Texas Longhorns: DJ Monroe

AUSTIN, Texas -- Texas heavily invested itself in special teams in 2012.

The Longhorns, however, saw few returns.

It was 81st in kickoff return defense. It was 37th in kickoff return yards, despite having an Olympian and another player, D.J. Monroe, with top-end speed.

AUSTIN, Texas -- Dana Holgorsen’s run game was going nowhere.

And since Texas was only on West Virginia’s schedule once, the Mountaineers coach was searching for answers.

[+] EnlargeDaje Johnson
Cal Sport Media via AP ImagesDaje Johnson showed promise in his limited touches as a freshman.
"We had to do something," he said after the decision to move wide receiver Tavon Austin to running back.

That decision paid off, as Austin went for 344 rushing yards against Oklahoma.

"It probably should have been done four years ago," Holgorsen said in the postgame. "Moving him around and giving him some different matchups was probably a pretty good idea."

It’s an idea -- an epiphany, if you will -- that Texas needs now, so that three years from now, when rising sophomore Daje Johnson is on the doorstep of exhausting his eligibility, as Austin was, the Longhorns coaches are not looking back, lamenting and mumbling, "You know, if we would’ve ... "

Now, while Johnson is not quite as mercurial or shifty as Austin, he does have similar abilities. And as he grows into the game, so too will his repertoire. But in the run game, those talents need to be fertilized.

As a freshman, Johnson only touched the ball on running plays an average of 2.2 times per game. (He was suspended the first game of the season.) He averaged 7.5 yards per run.

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Film review: Examining Applewhite's debut 

December, 31, 2012
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Take away the good and the bad, and you’re left with what might’ve mattered more about Texas’ Alamo Bowl win: The change.

We do not know what offensive philosophies are bouncing around inside Major Applewhite’s head these days. In the months to come, his influences and experience will endure rigorous research by those hoping to nail down what Texas’ new offensive play caller will have up his sleeve for 2013.

[+] EnlargeMajor Applewhite
John Albright/Icon SMIMajor Applewhite spread the Texas offense out and got the ball to playmakers in his first game as play-caller.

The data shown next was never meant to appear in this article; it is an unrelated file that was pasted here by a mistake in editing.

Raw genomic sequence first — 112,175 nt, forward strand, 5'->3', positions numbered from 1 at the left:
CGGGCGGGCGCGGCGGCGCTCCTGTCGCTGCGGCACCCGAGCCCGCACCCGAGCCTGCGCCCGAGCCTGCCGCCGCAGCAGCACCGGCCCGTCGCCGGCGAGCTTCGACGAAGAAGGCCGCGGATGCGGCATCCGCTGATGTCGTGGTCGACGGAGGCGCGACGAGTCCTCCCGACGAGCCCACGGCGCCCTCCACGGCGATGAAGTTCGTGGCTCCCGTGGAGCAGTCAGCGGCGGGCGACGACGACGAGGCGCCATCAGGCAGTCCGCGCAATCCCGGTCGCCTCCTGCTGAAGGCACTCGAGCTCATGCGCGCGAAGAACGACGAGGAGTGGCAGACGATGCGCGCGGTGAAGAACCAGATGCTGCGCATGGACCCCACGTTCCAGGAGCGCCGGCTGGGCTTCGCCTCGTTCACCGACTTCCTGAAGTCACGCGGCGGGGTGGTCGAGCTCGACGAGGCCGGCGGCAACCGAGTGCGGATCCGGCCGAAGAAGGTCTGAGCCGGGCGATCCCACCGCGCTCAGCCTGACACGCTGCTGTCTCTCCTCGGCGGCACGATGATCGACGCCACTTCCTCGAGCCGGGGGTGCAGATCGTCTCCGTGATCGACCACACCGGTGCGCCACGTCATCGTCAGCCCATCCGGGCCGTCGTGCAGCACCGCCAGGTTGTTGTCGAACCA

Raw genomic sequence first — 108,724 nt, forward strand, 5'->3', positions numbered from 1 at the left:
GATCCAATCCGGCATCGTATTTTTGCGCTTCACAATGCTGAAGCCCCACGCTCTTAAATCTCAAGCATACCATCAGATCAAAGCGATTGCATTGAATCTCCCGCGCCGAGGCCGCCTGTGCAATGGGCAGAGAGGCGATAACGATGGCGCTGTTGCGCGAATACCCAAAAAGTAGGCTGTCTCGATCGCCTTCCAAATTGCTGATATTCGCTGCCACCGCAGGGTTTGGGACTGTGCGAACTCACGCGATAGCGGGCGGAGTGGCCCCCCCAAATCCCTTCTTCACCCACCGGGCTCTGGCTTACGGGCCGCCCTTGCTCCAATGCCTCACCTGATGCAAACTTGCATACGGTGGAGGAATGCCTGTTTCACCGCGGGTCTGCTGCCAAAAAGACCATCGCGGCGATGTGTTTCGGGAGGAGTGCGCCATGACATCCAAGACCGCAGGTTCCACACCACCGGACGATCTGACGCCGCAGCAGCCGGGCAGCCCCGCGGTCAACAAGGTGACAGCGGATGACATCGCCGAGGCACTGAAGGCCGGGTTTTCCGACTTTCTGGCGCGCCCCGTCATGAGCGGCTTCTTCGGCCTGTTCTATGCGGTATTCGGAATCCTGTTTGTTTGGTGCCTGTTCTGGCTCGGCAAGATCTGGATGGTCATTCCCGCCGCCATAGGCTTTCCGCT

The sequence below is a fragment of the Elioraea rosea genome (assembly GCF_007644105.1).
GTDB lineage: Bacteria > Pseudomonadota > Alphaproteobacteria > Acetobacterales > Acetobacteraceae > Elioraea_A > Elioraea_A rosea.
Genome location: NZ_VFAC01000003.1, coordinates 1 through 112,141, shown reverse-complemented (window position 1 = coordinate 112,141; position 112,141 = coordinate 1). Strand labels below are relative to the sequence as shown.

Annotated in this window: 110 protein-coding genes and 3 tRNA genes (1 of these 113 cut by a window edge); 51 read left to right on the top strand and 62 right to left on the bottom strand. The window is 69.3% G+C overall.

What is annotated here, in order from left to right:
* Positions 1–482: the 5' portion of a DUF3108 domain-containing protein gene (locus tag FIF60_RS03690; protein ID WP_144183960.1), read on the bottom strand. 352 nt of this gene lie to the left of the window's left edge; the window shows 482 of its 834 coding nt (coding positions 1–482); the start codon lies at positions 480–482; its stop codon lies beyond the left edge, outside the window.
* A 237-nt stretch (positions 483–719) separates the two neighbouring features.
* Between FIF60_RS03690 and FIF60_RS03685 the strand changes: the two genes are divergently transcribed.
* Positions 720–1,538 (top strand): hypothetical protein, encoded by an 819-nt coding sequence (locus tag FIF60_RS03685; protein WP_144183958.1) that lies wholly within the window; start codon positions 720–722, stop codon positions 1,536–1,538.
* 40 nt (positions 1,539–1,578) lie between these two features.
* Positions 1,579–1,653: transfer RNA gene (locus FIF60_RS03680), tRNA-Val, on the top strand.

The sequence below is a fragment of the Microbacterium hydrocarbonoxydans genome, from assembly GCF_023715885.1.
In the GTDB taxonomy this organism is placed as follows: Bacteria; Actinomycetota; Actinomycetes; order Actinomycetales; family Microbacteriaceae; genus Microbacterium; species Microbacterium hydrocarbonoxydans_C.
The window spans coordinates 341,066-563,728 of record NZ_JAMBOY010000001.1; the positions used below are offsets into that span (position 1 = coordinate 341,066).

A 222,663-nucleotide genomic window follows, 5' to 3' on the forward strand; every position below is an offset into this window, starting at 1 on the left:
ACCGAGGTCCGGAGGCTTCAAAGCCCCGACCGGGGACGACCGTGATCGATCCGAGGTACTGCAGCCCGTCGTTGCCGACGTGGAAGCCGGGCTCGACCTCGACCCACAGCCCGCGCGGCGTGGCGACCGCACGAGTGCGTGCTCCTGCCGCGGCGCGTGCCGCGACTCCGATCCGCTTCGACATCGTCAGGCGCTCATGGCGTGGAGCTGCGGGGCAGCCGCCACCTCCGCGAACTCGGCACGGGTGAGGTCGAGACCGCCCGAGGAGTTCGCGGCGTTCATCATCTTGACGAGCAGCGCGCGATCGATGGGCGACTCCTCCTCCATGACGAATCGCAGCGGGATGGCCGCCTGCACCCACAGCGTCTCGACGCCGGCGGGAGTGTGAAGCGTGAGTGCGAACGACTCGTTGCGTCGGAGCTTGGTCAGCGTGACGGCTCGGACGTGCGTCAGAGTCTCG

He had time only for little tweaks leading up to the 31-27 bowl victory over Oregon State. The full vision gets installed from now until the end of August.

But on Saturday night, Applewhite did drop some hints. Here’s what we learned about his offense’s future after his playcalling debut.

1. The spread

Applewhite says he wants a balanced offense, a scheme that can win games on the ground and in the air. Oregon State required more pass than run.

A review of the film shows that, out of 65 plays on offense, he called 30 shotgun pass plays and 14 shotgun run plays against the Beavers.

David Ash was under center only eight times on the night, and four were pass plays.

What does that say? It could be the product of playing from behind or of Oregon State’s strong run defense, but don’t mistake the results.

Texas went to shotgun sets on 67 percent of its offensive snaps, and that paid off rather handsomely in the second half. This was the first time all season Texas won a ballgame by throwing (34 attempts) more than rushing (31).

“Tonight, the way we needed to win the game was to spread them out, throw it, clear some loose lanes for the quarterback to run the ball and be effective,” Applewhite said after the game.

Is the spread Texas’ best way to win in 2013? Applewhite has this spring and summer to find out.

2. Pushing the pace

The stats might not show it, but Texas thrived when it upped its offensive tempo in the second half.

The Longhorns ran 65 plays. Nothing new there -- Texas went for 65-plus in eight other games in 2012. No meaningful changes in time of possession, either.

But David Ash’s fourth quarter performance spoke volumes. He hit on his final seven passes for 113 yards and two touchdowns. Six of his eight completions went for 10-plus yards.

He overcame a shaky first half and played with poise late. A faster-paced, shotgun-heavy attack clicked when the stakes were high late.